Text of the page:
|Previous Changes||Recent Changes||Changes to Come|
|There is no longer an expiration date
Purple Heart recipients will receive more benefits
There's some extra money, and time. Vets hurt by school shutdowns will get benefits back
Reservists can count more of their service toward eligibility
Housing stipend will decrease slightly
Benefits can get transferred after death
Surviving family members will get more money but less time
|VA will measure eligibility for benefits differently||More people eligible for Yellow Ribbon|
President Trump has recently signed the The Harry W. Colmery Veterans Education Assistance Act of 2017, also known as the "Forever GI Bill®".
Listed below are the 11 changes to the GI Bill®:
1. There’s no longer an expiration date-Previously veterans had to use their Post-9/11 GI Bill® within 15 years of their last 90-day period of active-duty service. This requirement is going away. This portion of law will apply to anyone who left the military after Jan. 1, 2013. It also applies to spouses receiving education benefits through Marine Gunnery Sergeant John David Fry Scholarship and families of service members who were killed in the line of duty since Sept. 10, 2001
2. Purple Heart recipients will receive more benefits- Anyone who has received a Purple Heart on or after Sept. 11, 2001 will receive 100% of the Post-9/11 GI Bill®. Previously these recipients without a service connected disability who did not reach 36 months of service were not eligible for the full amount. This will go into effect in August 2018.
3. More people eligible for Yellow Ribbon- The Forever GI Bill® will expand eligibility for this program to surviving spouses or children of service members in August 2018 and active-duty service members in August 2022.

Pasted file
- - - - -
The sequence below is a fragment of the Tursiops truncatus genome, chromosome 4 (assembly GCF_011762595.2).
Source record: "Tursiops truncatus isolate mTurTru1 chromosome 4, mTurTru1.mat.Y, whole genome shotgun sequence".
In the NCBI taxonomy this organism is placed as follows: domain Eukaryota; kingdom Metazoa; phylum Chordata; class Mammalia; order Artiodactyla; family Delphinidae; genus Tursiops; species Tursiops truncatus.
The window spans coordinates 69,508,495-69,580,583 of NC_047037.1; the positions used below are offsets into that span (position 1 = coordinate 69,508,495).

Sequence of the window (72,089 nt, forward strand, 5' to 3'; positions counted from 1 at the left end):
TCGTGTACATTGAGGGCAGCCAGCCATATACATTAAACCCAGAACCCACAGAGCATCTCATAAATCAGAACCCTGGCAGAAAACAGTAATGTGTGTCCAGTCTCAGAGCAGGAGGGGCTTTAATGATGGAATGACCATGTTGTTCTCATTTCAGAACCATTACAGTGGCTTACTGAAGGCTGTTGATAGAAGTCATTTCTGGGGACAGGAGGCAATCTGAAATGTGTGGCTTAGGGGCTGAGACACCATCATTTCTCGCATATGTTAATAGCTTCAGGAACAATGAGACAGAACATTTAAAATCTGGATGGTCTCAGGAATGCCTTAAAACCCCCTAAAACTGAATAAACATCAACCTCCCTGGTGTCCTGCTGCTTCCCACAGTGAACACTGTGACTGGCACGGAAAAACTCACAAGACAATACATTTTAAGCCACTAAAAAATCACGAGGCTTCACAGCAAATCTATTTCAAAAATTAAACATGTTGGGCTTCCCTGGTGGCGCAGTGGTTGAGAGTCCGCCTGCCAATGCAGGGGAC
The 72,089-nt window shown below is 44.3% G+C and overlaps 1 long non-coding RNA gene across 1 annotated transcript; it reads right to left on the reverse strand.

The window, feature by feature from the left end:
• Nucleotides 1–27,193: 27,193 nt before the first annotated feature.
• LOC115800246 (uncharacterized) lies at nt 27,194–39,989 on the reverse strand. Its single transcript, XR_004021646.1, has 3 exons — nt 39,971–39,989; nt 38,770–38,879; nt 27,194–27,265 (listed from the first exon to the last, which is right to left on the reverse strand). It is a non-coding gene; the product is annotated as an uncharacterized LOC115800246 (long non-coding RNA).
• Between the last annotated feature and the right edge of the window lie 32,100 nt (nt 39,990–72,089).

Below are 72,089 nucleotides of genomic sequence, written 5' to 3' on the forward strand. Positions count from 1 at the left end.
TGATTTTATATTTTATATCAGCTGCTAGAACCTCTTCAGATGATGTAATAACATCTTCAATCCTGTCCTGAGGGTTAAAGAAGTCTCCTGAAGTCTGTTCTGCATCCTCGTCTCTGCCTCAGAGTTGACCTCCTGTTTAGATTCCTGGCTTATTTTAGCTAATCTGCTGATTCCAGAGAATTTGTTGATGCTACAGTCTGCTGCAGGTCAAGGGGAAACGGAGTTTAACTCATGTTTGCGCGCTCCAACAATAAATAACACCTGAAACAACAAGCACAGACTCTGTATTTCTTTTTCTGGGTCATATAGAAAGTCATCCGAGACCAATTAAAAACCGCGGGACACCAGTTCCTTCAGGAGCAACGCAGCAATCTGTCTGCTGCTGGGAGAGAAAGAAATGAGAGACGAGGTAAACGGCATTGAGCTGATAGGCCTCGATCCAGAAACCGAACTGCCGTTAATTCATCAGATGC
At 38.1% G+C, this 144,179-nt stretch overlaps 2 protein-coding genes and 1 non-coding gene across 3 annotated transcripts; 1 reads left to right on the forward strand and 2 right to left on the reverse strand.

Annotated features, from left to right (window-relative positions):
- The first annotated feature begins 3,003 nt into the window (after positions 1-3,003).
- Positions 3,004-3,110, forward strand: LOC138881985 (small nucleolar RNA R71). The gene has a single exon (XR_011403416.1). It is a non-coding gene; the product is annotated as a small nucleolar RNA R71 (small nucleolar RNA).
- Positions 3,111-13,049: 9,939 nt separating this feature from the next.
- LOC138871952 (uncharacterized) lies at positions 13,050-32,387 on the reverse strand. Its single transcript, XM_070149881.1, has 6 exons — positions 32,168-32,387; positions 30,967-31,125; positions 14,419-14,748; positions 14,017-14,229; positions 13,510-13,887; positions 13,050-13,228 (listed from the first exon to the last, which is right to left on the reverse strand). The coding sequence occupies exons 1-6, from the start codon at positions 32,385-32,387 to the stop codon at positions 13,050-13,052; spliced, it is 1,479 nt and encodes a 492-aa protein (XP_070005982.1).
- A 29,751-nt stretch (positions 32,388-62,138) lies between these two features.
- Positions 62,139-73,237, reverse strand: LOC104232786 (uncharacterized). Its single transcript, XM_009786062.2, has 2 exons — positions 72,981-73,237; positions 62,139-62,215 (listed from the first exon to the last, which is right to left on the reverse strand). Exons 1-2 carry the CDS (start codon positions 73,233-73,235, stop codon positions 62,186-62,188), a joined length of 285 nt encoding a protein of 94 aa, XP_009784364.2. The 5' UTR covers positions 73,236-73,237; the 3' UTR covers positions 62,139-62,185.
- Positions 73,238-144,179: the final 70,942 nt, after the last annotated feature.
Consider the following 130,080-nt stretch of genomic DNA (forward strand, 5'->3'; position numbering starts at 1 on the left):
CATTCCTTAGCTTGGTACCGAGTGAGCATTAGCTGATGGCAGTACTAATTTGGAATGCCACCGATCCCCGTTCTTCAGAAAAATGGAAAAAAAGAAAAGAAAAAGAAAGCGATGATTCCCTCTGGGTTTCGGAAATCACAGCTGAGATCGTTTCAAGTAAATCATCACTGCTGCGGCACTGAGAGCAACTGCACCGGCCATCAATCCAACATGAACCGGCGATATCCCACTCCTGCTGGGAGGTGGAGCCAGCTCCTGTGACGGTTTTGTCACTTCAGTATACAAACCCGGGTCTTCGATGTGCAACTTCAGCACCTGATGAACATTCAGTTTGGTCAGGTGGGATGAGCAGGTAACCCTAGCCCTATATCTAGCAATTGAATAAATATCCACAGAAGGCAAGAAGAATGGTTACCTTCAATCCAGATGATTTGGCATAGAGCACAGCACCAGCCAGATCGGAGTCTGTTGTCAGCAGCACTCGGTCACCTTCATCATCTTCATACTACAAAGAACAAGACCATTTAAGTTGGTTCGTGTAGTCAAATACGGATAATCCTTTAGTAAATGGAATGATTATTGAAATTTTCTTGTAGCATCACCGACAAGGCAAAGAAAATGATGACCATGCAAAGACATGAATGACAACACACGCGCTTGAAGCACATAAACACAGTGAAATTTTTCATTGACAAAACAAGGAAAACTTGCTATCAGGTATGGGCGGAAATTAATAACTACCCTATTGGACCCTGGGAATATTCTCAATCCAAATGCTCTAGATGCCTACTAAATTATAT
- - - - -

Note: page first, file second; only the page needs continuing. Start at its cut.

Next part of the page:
4. There’s some extra money-and time- for STEM degrees- With various degrees extending past four years the new law authorizes an additional year of funds. Scholarships up to 30,000 will be available for users beginning August 2018. Only veterans or surviving family members of deceased service members are eligible.
5. Vets hurt by school shutdowns will get benefits back- GI Bill® users whose schools have abruptly closed since January 2015, for credits earned at these institutions that did not transfer to new schools. Benefits will be restored to these victims. A semester’s worth of reimbursement for GI Bill® users affected by future school closures, and UP TO FOUR months of housing stipend.
6. VA will measure eligibility for benefits differently- Starting August 2020 90-days-to-six-month window is equal to 50% of benefits. Service Member with at least six months and less than 18 months of service will be eligible for 60% of benefits. This change is mainly intended for reservist.
7. Reservists can count more of their service toward eligibility-Starting August 2018 National Guard and Reserve members can include time spent receiving medical care or recovering from injuries received on active duty toward GI Bill® eligibility.
8. Housing Stipend will decrease slightly- A 1 percent decrease in housing stipends over the next 5 years will cover the expansions. This change will take effect on Jan. 1, 2018 and will ONLY apply to service members who enroll in GI Bill® benefits AFTER that date.
9. Benefits can get transferred after death- Beginning August 2018, if a dependent who received transferred benefits dies before using all of the benefits, the service member or veteran can transfer remaining benefits to another dependent.
10. Surviving family members will get more money but less time- An education stipend increase of $200.00 will be given to surviving spouses and children of service member that are receiving Survivors and Dependents Educational Assistance. Instead of the 45 months of education, individuals will receive 36 months beginning in August 2018.
11. School certifying officials must be trained- Schools with more than 20 veteran students will undergo training.